Steam Eruption at Mount St. Helens

Mount St. Helens (search), the volcano that blew its top with cataclysmic force in 1980, erupted for the first time in 18 years Friday, belching a huge column of white steam and ash after days of rumblings.

"This is exactly the kind of event we've been predicting," said U.S. Geological Survey (search) scientist Cynthia Gardner.

Still, the eruption was nowhere near what happened 24 years ago, when 57 people were killed and towns 250 miles away were coated with ash.

About 20 minutes after Friday's eruption, the mountain calmed and the plume began to dissipate.

Volcano Cam

The eruption was so short-lived that the ash appeared to pose no threat to anyone. No evacuations were ordered, and there was no sign of any lava pouring from the volcano.

Few people live near the mountain, about 100 miles south of Seattle. The closest structure is the Johnston Ridge Observatory (search), about five miles from the crater.

The eruption occurred at 12:03 p.m. PDT, when there was a small explosion, followed by the steam and ash cloud that rose from the southern edge of the nearly 1,000-foot-tall lava dome. Steam frequently rises from the crater, but the 8,364-foot peak had not erupted since 1986.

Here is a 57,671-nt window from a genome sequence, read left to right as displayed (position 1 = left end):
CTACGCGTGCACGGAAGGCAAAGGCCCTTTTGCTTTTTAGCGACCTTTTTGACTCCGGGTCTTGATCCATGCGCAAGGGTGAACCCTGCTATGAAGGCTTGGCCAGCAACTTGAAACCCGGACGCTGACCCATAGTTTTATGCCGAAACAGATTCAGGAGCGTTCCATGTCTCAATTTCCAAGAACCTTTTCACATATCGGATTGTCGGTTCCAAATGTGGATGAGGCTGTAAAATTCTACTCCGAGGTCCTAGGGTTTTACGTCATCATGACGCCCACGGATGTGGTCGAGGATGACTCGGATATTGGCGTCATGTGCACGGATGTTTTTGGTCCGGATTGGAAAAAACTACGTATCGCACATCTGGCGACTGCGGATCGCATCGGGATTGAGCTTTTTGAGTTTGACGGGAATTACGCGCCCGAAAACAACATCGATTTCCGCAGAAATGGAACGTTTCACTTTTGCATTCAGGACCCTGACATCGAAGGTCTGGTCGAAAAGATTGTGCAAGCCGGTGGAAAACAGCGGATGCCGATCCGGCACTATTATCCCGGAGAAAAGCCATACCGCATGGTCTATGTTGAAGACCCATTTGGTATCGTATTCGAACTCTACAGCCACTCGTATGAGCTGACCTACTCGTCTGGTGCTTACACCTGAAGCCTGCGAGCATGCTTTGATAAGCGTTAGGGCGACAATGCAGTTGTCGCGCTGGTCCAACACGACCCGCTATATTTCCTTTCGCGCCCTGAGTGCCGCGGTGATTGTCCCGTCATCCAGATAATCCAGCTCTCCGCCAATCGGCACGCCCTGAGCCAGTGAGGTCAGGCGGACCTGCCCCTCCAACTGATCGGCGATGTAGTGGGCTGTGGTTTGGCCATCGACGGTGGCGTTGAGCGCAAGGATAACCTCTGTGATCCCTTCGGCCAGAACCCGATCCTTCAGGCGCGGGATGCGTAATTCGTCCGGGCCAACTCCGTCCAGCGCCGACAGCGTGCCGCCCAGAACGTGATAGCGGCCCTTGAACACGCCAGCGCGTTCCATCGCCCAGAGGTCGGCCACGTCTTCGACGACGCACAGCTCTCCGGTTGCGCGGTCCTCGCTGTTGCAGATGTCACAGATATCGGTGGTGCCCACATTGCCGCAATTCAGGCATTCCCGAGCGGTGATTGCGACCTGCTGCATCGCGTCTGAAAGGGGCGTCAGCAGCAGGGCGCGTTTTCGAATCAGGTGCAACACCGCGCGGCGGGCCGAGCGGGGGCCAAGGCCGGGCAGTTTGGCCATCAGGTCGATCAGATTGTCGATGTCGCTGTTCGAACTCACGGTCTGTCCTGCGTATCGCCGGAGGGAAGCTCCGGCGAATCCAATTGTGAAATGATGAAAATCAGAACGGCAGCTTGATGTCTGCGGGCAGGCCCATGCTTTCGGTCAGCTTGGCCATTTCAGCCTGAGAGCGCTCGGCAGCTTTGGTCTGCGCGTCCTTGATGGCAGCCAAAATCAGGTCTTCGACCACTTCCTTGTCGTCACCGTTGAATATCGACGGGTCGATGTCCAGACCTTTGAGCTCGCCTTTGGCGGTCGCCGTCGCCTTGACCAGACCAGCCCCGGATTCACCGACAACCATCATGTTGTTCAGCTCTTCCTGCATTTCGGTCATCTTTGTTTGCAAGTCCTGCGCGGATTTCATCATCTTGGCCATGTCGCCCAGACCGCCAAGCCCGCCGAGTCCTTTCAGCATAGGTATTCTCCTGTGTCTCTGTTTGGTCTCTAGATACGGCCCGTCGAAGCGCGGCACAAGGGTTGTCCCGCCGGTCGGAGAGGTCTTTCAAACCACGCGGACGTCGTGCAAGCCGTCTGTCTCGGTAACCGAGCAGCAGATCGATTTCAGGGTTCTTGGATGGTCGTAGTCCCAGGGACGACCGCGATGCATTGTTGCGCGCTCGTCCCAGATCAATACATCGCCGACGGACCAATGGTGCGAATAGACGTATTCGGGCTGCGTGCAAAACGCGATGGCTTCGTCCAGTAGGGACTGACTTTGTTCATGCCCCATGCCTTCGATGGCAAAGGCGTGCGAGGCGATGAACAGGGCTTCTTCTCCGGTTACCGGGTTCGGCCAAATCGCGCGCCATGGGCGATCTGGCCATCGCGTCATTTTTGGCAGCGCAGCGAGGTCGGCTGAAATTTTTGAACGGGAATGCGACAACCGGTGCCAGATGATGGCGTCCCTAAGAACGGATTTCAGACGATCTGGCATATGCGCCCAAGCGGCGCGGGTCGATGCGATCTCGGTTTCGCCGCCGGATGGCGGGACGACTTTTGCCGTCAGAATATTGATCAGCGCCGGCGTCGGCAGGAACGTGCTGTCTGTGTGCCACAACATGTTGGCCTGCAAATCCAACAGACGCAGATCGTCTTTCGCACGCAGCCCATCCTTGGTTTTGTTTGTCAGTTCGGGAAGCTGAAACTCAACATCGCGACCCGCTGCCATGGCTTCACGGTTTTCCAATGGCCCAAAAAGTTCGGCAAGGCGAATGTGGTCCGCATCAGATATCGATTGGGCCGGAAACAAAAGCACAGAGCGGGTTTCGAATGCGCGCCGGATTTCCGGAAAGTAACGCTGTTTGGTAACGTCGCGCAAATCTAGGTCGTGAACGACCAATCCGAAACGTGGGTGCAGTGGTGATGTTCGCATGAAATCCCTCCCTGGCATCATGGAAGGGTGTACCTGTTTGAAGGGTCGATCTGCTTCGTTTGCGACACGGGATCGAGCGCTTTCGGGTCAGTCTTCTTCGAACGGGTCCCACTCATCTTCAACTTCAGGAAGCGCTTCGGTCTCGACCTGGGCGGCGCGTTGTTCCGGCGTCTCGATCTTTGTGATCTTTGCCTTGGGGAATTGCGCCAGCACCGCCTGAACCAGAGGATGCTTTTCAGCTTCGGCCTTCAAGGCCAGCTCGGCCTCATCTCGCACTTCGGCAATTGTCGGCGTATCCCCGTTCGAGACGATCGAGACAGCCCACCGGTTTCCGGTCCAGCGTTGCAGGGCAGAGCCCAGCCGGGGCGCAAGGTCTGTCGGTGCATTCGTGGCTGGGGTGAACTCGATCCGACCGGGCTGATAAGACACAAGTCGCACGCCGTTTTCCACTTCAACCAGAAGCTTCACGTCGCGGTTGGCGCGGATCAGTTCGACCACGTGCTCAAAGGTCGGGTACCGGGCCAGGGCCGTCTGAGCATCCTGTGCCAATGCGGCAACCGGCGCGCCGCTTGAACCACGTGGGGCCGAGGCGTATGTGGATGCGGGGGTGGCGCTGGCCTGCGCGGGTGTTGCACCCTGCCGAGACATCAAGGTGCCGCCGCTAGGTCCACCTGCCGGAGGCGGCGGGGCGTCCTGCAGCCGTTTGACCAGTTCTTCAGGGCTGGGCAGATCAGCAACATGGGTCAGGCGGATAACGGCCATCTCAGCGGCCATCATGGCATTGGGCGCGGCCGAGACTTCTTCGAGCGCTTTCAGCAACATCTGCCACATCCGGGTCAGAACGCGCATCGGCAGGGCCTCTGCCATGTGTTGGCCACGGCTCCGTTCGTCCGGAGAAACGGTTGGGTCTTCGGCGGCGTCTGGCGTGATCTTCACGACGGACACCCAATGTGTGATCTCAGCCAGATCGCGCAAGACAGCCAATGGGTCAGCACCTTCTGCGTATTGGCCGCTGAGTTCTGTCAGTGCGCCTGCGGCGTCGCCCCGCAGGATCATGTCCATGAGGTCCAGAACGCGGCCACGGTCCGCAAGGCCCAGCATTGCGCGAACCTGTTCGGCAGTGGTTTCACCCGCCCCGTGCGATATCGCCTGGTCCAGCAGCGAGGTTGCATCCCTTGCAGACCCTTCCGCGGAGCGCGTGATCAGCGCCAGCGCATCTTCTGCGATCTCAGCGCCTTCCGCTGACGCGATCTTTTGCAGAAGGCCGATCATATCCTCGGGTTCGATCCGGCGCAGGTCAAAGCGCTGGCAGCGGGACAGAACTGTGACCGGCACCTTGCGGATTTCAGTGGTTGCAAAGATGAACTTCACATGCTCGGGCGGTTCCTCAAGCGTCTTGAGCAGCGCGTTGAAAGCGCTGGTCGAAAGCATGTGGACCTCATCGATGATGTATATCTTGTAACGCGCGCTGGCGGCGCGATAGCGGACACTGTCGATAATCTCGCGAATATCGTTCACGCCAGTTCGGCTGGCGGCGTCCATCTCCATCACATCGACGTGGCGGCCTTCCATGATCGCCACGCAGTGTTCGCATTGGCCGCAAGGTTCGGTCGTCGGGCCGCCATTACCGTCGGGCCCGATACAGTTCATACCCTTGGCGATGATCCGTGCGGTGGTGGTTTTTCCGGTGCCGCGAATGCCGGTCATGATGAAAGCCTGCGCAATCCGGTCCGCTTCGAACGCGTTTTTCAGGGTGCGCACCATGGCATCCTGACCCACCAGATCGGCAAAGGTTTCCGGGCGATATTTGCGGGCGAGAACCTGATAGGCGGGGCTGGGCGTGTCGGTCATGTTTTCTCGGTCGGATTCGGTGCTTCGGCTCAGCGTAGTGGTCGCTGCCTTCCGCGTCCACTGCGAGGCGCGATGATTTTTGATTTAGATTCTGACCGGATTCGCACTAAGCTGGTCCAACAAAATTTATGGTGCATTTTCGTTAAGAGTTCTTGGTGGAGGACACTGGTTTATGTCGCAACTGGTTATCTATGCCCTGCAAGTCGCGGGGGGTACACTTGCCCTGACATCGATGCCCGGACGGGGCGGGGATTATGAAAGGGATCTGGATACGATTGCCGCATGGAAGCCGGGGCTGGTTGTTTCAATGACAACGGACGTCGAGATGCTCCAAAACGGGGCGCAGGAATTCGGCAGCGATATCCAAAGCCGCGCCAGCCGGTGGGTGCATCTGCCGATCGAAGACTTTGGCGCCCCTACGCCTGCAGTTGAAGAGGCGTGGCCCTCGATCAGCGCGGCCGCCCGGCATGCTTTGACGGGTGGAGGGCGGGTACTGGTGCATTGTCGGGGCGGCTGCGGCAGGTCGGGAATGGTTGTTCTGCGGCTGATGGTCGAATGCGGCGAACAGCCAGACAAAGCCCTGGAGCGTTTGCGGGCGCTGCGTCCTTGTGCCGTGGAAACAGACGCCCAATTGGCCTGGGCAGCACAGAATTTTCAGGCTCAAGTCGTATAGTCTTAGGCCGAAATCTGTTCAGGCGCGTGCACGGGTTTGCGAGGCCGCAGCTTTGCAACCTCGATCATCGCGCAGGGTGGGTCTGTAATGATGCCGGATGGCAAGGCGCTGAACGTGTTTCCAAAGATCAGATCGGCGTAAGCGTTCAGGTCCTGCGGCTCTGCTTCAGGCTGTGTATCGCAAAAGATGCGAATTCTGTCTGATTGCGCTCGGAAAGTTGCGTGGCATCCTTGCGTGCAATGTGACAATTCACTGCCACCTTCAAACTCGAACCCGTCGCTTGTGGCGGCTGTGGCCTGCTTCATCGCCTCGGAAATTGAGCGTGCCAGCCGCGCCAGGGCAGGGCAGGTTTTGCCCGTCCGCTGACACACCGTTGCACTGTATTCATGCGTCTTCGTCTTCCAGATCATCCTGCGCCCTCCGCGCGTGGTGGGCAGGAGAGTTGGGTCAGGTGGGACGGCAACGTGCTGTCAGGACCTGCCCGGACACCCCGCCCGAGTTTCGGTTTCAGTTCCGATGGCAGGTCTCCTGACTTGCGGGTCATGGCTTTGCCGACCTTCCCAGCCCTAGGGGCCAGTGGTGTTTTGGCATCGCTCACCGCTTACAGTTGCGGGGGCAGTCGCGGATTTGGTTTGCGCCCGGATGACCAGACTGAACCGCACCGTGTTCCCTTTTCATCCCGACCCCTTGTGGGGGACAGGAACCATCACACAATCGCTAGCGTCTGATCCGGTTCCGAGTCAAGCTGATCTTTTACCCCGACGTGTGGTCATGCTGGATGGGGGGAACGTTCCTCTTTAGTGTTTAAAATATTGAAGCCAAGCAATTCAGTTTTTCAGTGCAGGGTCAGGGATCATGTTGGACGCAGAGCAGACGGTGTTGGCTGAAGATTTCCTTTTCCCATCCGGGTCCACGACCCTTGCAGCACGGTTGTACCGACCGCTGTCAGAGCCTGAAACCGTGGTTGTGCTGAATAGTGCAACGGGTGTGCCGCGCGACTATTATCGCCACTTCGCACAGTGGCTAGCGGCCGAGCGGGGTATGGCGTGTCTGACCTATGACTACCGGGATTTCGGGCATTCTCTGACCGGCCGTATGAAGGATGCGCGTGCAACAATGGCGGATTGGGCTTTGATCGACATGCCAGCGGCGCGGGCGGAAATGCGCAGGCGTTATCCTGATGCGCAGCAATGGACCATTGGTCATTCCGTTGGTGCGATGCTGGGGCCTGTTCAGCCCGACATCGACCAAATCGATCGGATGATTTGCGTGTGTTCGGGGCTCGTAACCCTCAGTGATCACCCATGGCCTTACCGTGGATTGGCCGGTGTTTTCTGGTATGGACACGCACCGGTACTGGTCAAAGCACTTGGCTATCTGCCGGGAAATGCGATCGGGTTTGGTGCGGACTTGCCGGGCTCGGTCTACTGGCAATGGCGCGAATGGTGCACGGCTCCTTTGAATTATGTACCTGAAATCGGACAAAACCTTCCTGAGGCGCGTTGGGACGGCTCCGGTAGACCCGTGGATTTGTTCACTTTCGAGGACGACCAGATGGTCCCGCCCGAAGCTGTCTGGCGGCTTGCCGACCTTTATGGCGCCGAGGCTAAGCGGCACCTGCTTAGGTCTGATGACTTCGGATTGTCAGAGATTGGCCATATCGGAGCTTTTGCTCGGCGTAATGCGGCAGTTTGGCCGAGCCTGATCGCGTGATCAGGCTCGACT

For the past week, scientists have detected thousands of earthquakes of increasing strength — as high as magnitude 3.3 — suggesting another eruption was on the way.

The earthquakes quit after the eruption, said University of Washington seismologist Tony Qamar.

"That makes us think this is the end of the eruption," Qamar said. "All this buildup was leading to that relatively small eruption."

But USGS seismologist Bob Norris said magma could be moving underground and he would not be surprised to see more explosions in the next days or weeks.

"The monitoring will definitely continue on a very intense scale until we can determine that the thing has really gone back to sleep," said Tom Pierson, a USGS geologist.

Mike Fergus, a spokesman with the Federal Aviation Administration (search) in Seattle, said the plume had reached 16,000 feet in altitude, but did not know whether any planes would need to be rerouted.